Perception and Production of Laryngeal Contrasts in Mandarin and English by Mandarin Speakers
Major Professor: Harim Kwon, PhD, Department of English
Committee Members: Steven Weinberger, Douglas Wulf
Online Location, https://gmu.webex.com/meet/hkwon20
June 17, 2020, 02:00 PM to 06:00 PM
Word initial stops contrast on many acoustic dimensions and the acoustic realization of the laryngeal contrast is different across languages. The language-specific hybrid of acoustic cues for the laryngeal contrast shapes how speakers and listeners represent and identify the contrast. This dissertation explores how Mandarin speakers produce and perceive the laryngeal contrasts in their native language (L1) Mandarin and the second language (L2) English, focusing on F0 (fundamental frequency) perturbation patterns. By doing so, this study aims to contribute to the theoretical discussion of production-perception link, the L1-L2 interface, and the cross-linguistic comparison between tonal and non-tonal languages.
This dissertation features two sets of experiments: Mandarin speakers’ L1 production and perception experiments (§3), and Mandarin speakers’ L2 production and perception experiments (§4). Mandarin speakers’ L1 experiments (§3) examined the acoustic cues that Mandarin speakers use to produce and perceive Mandarin aspiration contrast. The current work observed a high initial tone and low initial tone effect in producing the aspiration contrast. The F0 following aspirated stops (F0-aspirated stops) was significantly higher than the F0 following the unaspirated stops (F0-unaspirated stops) in the high level tone and the falling tone, but was significantly lower than the F0 following unaspirated stops in the rising and the dipping tone. The duration of significant F0 differences between the F0-aspirated stops and the F0-unaspirated stops was limited to the onset of the vowel, ranging from 11 ms to 75 ms. In perception, the voice onset time (VOT) was the primary cue for the aspiration judgement. Moreover, native Mandarin listeners could extract both tonal and consonantal information from the post-onset F0 patterns. The listeners tended to associate high pitch with aspirated stops and low pitch with unaspirated stops across the four tonal contexts. The high initial tone and low initial tone effect was also observed in the perception task. The low initial tones elicited significant more unaspirated responses than the high initial tones.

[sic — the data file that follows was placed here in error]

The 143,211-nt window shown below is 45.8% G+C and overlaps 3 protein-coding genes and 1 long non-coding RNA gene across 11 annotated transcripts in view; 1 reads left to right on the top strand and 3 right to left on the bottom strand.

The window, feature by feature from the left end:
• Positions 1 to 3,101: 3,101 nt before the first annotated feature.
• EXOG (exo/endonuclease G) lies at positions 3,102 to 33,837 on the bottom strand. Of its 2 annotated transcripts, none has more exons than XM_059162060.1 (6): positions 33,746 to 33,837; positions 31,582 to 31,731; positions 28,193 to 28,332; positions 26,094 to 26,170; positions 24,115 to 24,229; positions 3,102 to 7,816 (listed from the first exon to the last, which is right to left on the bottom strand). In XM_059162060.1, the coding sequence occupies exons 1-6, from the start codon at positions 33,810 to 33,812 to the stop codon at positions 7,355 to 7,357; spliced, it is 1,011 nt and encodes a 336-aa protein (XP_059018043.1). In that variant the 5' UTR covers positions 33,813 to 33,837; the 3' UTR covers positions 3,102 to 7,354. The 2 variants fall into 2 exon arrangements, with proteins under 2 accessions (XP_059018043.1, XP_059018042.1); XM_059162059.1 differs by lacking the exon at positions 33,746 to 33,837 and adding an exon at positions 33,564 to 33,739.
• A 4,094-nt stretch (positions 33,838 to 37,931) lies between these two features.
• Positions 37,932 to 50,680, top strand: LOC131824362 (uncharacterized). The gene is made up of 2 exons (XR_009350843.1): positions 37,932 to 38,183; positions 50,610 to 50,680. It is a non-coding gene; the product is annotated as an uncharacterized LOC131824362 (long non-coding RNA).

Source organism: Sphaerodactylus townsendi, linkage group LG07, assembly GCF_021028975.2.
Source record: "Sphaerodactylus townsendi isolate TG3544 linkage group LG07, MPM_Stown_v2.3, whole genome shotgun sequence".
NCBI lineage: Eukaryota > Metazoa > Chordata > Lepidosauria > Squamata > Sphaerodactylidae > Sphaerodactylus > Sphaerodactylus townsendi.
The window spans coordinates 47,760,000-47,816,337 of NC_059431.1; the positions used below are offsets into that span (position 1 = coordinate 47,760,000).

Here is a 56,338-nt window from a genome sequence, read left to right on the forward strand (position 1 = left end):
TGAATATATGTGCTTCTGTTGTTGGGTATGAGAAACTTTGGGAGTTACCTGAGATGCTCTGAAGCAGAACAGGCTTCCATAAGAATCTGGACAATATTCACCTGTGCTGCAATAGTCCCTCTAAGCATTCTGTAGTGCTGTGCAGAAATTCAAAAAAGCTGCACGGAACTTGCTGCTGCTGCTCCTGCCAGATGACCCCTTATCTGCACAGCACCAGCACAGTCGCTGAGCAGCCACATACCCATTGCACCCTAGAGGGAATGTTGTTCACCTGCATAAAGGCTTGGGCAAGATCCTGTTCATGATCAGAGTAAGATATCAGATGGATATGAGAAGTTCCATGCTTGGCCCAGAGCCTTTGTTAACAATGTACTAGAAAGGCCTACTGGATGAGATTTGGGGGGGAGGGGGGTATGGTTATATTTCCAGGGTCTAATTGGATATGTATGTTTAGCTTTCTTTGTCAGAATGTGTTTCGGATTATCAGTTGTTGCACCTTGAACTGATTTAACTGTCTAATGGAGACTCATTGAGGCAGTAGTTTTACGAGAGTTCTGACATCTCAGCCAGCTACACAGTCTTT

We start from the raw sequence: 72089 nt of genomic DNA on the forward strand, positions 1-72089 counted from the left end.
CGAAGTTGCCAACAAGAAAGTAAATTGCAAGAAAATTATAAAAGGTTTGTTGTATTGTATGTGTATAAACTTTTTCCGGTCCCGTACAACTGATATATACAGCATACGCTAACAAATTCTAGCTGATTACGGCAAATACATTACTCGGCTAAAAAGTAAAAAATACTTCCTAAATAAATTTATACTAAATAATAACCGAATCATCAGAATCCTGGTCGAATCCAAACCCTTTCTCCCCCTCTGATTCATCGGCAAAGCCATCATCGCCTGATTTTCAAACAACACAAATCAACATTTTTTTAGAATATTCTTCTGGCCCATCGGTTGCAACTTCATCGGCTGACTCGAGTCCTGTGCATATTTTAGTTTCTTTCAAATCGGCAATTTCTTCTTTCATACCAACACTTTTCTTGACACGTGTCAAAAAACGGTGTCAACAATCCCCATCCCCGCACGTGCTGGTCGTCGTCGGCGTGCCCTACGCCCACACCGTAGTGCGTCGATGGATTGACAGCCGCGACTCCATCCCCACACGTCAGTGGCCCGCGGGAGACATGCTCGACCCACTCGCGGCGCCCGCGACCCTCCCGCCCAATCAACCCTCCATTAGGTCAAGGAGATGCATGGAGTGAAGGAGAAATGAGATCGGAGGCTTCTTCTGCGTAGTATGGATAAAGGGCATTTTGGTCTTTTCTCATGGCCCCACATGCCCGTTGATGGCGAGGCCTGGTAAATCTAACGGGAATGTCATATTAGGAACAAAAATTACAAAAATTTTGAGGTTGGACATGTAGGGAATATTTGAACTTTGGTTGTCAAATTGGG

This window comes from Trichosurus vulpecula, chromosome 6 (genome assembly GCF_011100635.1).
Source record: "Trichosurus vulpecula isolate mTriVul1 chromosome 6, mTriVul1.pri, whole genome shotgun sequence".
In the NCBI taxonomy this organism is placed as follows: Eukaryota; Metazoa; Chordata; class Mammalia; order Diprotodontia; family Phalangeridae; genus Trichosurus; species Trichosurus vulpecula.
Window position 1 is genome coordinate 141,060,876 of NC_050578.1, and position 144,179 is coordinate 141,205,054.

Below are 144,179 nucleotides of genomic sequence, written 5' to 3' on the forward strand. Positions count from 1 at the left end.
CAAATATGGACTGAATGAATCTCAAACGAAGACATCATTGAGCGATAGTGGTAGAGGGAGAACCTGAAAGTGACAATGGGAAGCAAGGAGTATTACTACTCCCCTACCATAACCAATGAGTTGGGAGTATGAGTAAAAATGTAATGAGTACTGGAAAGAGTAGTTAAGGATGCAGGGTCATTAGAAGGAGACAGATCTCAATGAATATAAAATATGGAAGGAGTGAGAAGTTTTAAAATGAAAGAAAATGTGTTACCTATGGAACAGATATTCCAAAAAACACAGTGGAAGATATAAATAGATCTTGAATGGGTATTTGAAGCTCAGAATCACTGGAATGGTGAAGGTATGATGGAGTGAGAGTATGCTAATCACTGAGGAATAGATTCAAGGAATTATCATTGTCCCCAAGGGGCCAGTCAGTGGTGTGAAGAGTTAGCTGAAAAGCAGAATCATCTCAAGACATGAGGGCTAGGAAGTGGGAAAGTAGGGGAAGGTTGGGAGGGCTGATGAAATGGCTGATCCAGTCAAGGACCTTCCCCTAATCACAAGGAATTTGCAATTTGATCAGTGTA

Mandarin speakers’ L2 experiments (§4) investigate native Mandarin speakers’ perception and production of the English voicing contrast with parallel tasks from the L1 experiments. Overall, the F0 following voiceless stops (F0-voiceless stops) was produced significantly higher than the F0 following voiced stops (F0-voiced stops). The duration of significant F0 differences between the F0 following the voiceless and voiced stops was shorter than that produced by native English speakers. In perception, the native Mandarin listeners used VOT as a primary cue and pitch as a secondary cue for the English voicing contrast. They tended to associate high F0 with voiceless stops and low F0 with voiced stops. The intrinsic F0 of the vowels also played a role on the voicing identification task. It seemed that the listeners tended to attribute the high F0 they hear to the intrinsic F0 of the vowel rather than the voicelessness feature of the preceding stop when VOT was ambiguous.
The findings in this dissertation indicated that the F0 perturbation effect was primarily an automatic effect. It is mainly a F0 raising effect of the member with long lag VOT due to phonetic aspiration. The comparison of Mandarin speakers’ L1 and L2 production suggested that the speakers from a tonal language inhibited the F0 perturbation effect to keep the tonal information intact. In sum, the parallel studies of the laryngeal contrast across languages and modalities in this dissertation offer insight into between-language (tonal vs. non-tonal) and within-language (production vs. perception) variations of how Mandarin speakers-listeners use different acoustic properties to contrast laryngeal features in their native language and how they adapt the information of individual acoustic cues when they learn a second language. Along with the findings, this dissertation also provides a balanced corpus for testing models of perception-production link as well as L1-L2 interface. This work also exhibits the acoustic representation of physiological/aerodynamic factors in defining the speakers-listeners’ way to categorize the sound categories in their L1 and L2.